So last week, we reported that Rep. Tulsi Gabbard, D–Hawaii, was really steamed about the National Security Agency’s surveillance of Americans’ phone records (which was also recently declared to be “illegal” in an Appeals Court ruling). In a May 7 statement, Gabbard said that she’d “authored and cosponsored several measures to overhaul U.S. surveillance law.” She also said the “USA Freedom Act”–a measure that would overturn aspects of the so-called Patriot Act, which expires next month–would “take further steps toward real reform that protects our civil liberties and increases transparency.”
That sounds like Gabbard–at least on May 7–supported the USA Freedom Act. Which is why I was somewhat surprised to get a follow-up news release from her office six days later saying she’d voted against the bill.
She wasn’t alone, but it didn’t matter. On Wednesday, May 13, the House voted 338-88 in favor of the bill. Forty or so Democrats, including Gabbard, voted against the bill. Here’s her reasoning, as laid out in that May 13 news release from her office:
“There are two main things that are of great and equal importance to the American people: our safety and security, and our freedom and civil liberties. One is just as important as the other. There’s no use being safe if we’re not free, and being free but not safe is unacceptable. I reject the idea that the American people must choose to either be safe or free. The problem with Section 215 as well as other provisions of the PATRIOT Act is that they undermine both our national security and our civil liberties. These measures have proven to be ineffective and a waste of resources that should be used to target our enemies rather than to collect data and information on Americans.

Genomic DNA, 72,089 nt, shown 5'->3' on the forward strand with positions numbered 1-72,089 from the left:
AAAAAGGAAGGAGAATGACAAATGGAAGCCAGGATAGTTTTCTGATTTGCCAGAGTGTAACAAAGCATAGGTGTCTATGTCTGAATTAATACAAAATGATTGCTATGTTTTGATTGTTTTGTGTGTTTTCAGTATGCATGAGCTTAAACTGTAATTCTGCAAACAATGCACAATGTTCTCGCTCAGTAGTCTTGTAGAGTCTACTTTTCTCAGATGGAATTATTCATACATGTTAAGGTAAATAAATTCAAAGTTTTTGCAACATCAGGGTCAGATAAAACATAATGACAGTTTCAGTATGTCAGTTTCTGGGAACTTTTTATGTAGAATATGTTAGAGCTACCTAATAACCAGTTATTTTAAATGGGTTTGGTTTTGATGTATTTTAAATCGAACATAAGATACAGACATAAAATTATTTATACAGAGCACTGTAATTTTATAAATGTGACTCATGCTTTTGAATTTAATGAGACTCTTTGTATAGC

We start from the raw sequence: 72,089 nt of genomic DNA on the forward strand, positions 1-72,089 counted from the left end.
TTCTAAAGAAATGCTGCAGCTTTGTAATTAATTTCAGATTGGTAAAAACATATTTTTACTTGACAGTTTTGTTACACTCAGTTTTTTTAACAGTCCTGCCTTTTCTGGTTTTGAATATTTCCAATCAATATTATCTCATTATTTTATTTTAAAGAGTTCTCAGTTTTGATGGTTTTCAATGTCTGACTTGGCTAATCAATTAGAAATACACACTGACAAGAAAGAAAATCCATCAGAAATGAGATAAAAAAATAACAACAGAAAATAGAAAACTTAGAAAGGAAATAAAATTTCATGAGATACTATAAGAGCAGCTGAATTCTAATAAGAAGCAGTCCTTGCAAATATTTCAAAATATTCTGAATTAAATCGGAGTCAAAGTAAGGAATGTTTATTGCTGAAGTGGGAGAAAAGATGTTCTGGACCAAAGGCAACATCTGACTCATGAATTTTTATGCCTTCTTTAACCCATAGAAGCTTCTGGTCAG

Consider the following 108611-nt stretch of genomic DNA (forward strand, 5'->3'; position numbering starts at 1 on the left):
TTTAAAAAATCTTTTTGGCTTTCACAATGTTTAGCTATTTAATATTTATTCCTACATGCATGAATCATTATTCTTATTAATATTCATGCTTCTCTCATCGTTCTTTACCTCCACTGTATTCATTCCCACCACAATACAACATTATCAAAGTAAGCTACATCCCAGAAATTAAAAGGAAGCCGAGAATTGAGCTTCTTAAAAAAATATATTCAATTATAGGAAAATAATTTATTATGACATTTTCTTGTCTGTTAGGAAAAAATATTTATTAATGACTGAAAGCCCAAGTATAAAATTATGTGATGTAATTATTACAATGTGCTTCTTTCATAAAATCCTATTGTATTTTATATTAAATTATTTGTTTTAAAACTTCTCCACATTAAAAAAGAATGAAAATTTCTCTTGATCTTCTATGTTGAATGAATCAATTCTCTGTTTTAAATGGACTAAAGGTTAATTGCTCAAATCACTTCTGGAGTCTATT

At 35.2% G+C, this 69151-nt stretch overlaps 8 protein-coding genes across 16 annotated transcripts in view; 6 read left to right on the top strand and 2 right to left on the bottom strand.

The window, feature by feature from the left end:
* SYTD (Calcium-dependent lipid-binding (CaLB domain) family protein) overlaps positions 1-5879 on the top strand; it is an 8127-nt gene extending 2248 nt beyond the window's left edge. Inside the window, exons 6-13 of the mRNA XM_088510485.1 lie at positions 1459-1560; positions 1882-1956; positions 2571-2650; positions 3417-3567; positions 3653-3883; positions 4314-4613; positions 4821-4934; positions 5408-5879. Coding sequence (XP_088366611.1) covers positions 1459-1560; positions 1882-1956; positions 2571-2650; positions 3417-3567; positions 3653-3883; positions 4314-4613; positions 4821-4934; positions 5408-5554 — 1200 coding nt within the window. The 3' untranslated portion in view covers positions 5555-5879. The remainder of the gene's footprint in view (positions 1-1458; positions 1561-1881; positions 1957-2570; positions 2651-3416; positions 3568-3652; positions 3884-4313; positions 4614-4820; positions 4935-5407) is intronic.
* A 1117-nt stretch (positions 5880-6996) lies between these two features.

“This bill does not go far enough to reform the PATRIOT Act and the overreaching surveillance activities that are currently being conducted. Congress should not set precedence by codifying these surveillance programs that the Federal Courts have ruled are illegal. Congress should let these controversial provisions expire and instead work toward comprehensive reform of the PATRIOT Act that will truly keep the American people safe and free.”
The bill faces an uncertain future in the Senate, according to this May 13 New York Times story.
Official portrait of Tulsi Gabbard: Wikimedia Commons